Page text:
Cherry Eye Surgery ($1000) -Miami
Cherry eye, also known as prolapse of the nictitating membrane gland or third eyelid gland, is a condition that can affect dogs. The nictitating membrane is a protective tissue located in the inner corner of a dog’s eye, and it contains a gland that produces tears. When the connective tissues supporting this gland weaken or stretch, the gland can protrude from its normal position and become visible as a red or pink mass in the corner of the eye. This protrusion gives it the appearance of a cherry, hence the name “cherry eye.”
In case your veterinary advice surgical intervention, our vet will reposition the prolapsed gland back into its normal position. Here is what that surgery includes:
- Blood work lab
- Intravenous fluids
- General anesthesia
- Cherry Eye Surgery
- Antibiotics and pain meds
- -> cost for each eye ($1000)
What to expect during Cherry Eye Surgery?
- Pre anesthetic exam (in-house blood work).
- Intravenous fluids.
- Our veterinary team will induce your dog into a safe state of general anesthesia.
- Vital signs including breathing, heart rate, blood pressure, state of anesthesia, oxygenation levels, CO2 level, and body temperature are monitored closely.
- Preparation: The area around the eye is cleaned and prepared for surgery. The fur around the eye may be trimmed to provide better visibility and to minimize the risk of contamination during the procedure.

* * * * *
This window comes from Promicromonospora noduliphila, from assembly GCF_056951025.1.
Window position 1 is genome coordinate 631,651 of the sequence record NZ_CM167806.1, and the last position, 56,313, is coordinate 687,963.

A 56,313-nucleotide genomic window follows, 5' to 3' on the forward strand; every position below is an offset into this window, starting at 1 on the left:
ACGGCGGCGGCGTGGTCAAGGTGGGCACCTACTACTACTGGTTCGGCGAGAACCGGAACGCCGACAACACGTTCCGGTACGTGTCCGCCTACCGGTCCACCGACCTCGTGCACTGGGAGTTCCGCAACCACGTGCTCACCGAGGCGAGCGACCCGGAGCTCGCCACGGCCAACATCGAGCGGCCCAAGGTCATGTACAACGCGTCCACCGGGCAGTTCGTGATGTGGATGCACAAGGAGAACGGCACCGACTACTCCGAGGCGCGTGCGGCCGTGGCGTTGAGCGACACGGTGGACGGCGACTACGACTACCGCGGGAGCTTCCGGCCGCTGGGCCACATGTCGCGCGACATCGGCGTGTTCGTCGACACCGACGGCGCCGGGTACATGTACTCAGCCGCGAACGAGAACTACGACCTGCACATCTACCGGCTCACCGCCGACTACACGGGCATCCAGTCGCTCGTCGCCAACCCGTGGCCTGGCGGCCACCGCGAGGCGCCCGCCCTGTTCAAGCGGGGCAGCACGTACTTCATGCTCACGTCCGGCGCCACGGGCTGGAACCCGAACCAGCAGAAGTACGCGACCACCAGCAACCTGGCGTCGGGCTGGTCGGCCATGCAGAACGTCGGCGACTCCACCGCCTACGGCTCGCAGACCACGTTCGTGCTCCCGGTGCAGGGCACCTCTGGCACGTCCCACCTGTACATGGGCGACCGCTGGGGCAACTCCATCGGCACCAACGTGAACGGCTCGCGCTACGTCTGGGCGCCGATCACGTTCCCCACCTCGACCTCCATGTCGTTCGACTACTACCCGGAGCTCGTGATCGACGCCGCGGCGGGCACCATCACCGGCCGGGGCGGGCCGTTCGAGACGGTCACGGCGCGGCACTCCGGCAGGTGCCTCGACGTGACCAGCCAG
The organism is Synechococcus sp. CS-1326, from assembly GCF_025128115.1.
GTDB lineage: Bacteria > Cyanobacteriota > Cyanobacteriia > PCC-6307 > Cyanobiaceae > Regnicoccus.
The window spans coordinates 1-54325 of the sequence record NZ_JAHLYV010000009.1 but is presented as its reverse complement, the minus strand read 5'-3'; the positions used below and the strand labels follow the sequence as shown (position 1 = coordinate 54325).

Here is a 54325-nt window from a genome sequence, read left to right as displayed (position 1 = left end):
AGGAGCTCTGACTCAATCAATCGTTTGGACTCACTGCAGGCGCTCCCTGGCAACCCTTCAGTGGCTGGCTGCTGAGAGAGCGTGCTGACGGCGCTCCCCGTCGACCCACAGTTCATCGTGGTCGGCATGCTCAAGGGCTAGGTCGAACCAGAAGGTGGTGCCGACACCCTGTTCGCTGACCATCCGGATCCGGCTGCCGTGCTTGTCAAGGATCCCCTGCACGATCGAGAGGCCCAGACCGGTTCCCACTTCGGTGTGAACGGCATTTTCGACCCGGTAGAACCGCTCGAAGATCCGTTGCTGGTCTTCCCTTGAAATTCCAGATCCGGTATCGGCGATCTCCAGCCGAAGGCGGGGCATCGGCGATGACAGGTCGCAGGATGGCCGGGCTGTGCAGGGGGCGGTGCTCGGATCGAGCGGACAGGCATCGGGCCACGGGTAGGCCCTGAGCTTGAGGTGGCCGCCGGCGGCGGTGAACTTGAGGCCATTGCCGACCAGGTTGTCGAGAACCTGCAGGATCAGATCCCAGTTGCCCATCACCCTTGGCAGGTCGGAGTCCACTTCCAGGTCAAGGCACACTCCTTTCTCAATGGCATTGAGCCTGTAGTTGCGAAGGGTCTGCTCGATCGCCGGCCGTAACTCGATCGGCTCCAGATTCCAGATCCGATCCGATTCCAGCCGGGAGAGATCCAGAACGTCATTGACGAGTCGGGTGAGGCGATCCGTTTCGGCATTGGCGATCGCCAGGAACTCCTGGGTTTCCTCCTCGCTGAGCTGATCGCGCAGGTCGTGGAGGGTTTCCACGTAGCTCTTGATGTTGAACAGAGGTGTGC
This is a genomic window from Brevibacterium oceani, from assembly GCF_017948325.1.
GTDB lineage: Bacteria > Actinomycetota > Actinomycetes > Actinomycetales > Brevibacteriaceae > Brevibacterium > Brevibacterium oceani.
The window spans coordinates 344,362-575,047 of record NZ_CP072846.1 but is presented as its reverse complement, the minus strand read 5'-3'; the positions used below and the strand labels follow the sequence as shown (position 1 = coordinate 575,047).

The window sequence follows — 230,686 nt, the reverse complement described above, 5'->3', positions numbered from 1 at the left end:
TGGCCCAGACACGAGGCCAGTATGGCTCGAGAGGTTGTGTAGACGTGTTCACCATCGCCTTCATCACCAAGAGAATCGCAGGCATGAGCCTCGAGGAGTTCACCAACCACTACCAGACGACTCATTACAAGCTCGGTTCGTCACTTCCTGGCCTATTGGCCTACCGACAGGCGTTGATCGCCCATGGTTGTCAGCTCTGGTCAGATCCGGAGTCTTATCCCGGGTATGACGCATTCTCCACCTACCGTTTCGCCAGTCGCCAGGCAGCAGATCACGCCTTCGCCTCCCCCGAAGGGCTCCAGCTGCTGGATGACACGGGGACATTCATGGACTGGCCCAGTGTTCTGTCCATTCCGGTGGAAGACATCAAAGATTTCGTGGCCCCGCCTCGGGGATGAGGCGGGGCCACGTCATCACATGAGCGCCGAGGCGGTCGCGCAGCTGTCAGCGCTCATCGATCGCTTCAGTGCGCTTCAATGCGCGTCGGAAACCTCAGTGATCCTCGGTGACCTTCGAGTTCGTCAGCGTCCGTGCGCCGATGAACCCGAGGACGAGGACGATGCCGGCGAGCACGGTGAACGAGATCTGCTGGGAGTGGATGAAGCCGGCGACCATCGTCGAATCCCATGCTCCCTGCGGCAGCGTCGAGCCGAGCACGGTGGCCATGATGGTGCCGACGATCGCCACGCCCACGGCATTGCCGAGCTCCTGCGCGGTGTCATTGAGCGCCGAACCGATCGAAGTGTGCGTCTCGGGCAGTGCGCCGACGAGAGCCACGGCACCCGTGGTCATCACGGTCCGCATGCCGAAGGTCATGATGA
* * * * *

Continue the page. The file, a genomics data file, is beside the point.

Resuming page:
- Incision: A small incision is made in the conjunctiva, the thin membrane that covers the gland. The purpose of the incision is to expose the prolapsed gland and allow the veterinarian to work on it.
- Repositioning: The veterinarian carefully manipulates the prolapsed gland back into its normal position. Different techniques can be used to secure the gland in place, such as tucking it underneath the conjunctiva or suturing it to nearby tissues.
- Internal fixation: Depending on the fracture type and location, the veterinarian may use various techniques for internal fixation. This involves securing the bone fragments using implants such as plates, screws, pins, or rods to provide stability and support for the bone to heal. The choice of fixation method will depend on the specific needs of the fracture.
- Closure: Once the gland is repositioned, the incision in the conjunctiva is sutured closed. The sutures used are typically absorbable and do not need to be removed later.
- Postoperative medications are given, and postoperative care continues until your dog is completely recovered from the anesthesia.
- We will keep your dog hospitalized until they completely recover and is safe to send home with after care instructions.
Stop feeding your pet (dog/cat) food and water 12 hours before surgery. Food can complicate surgery and lead to fatal outcome.
Home Care Instructions
Our veterinary staff will also provide you with post-operative instructions to follow when your pet goes home. With your home care instructions you will receive medication to minimize to minimize post-op discomfort. The steps below you can follow at home in order to facilitate a safe and comfortable recovery:
Provide a quiet place for your dog to recover
Avoid bathing your dog for at least ten days after surgery
Check Incision Daily
Check incision daily to confirm proper healing.
If your dog is lethargic, has decreased appetite, is vomiting and has diarreha.
Preventing Running and Jumping
Do not allow your dog to run and jump for seven to ten days following surgery
Pay attention to changes around the surgery area
If you find any redness, swelling, or discharge around the surgery area, or if incision is open please, call us